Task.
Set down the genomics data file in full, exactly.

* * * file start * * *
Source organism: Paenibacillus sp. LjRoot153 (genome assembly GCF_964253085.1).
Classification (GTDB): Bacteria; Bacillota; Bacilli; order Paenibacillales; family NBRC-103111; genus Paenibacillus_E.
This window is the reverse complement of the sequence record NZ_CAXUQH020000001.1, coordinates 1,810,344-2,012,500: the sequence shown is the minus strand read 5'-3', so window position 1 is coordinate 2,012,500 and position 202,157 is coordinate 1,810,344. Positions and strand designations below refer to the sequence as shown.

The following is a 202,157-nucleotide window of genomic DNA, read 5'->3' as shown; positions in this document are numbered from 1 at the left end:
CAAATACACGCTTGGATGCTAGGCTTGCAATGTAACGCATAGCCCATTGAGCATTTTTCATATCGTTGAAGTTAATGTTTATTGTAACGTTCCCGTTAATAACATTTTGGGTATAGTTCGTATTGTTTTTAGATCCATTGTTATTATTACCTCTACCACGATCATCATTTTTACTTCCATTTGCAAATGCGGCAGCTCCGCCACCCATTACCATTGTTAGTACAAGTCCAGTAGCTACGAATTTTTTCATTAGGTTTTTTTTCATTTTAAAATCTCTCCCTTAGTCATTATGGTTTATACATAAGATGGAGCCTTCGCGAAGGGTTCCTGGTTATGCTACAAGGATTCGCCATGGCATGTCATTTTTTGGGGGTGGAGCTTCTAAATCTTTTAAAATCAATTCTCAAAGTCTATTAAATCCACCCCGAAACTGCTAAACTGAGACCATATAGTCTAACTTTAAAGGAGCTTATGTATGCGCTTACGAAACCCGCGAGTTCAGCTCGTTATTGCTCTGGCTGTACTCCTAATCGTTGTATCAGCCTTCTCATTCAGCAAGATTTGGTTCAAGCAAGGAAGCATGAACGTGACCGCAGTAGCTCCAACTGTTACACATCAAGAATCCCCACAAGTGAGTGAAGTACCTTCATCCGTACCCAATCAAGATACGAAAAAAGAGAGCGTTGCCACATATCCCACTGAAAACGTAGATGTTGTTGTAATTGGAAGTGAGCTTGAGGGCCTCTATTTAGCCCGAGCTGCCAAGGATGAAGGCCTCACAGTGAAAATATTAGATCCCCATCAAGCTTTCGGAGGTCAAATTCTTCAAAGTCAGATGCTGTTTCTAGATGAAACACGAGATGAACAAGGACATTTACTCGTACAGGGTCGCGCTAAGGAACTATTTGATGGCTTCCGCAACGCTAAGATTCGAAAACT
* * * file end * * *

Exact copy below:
Source organism: Paenibacillus sp. LjRoot153 (genome assembly GCF_964253085.1).
Classification (GTDB): Bacteria; Bacillota; Bacilli; order Paenibacillales; family NBRC-103111; genus Paenibacillus_E.
This window is the reverse complement of the sequence record NZ_CAXUQH020000001.1, coordinates 1,810,344-2,012,500: the sequence shown is the minus strand read 5'-3', so window position 1 is coordinate 2,012,500 and position 202,157 is coordinate 1,810,344. Positions and strand designations below refer to the sequence as shown.

The following is a 202,157-nucleotide window of genomic DNA, read 5'->3' as shown; positions in this document are numbered from 1 at the left end:
CAAATACACGCTTGGATGCTAGGCTTGCAATGTAACGCATAGCCCATTGAGCATTTTTCATATCGTTGAAGTTAATGTTTATTGTAACGTTCCCGTTAATAACATTTTGGGTATAGTTCGTATTGTTTTTAGATCCATTGTTATTATTACCTCTACCACGATCATCATTTTTACTTCCATTTGCAAATGCGGCAGCTCCGCCACCCATTACCATTGTTAGTACAAGTCCAGTAGCTACGAATTTTTTCATTAGGTTTTTTTTCATTTTAAAATCTCTCCCTTAGTCATTATGGTTTATACATAAGATGGAGCCTTCGCGAAGGGTTCCTGGTTATGCTACAAGGATTCGCCATGGCATGTCATTTTTTGGGGGTGGAGCTTCTAAATCTTTTAAAATCAATTCTCAAAGTCTATTAAATCCACCCCGAAACTGCTAAACTGAGACCATATAGTCTAACTTTAAAGGAGCTTATGTATGCGCTTACGAAACCCGCGAGTTCAGCTCGTTATTGCTCTGGCTGTACTCCTAATCGTTGTATCAGCCTTCTCATTCAGCAAGATTTGGTTCAAGCAAGGAAGCATGAACGTGACCGCAGTAGCTCCAACTGTTACACATCAAGAATCCCCACAAGTGAGTGAAGTACCTTCATCCGTACCCAATCAAGATACGAAAAAAGAGAGCGTTGCCACATATCCCACTGAAAACGTAGATGTTGTTGTAATTGGAAGTGAGCTTGAGGGCCTCTATTTAGCCCGAGCTGCCAAGGATGAAGGCCTCACAGTGAAAATATTAGATCCCCATCAAGCTTTCGGAGGTCAAATTCTTCAAAGTCAGATGCTGTTTCTAGATGAAACACGAGATGAACAAGGACATTTACTCGTACAGGGTCGCGCTAAGGAACTATTTGATGGCTTCCGCAACGCTAAGATTCGAAAACT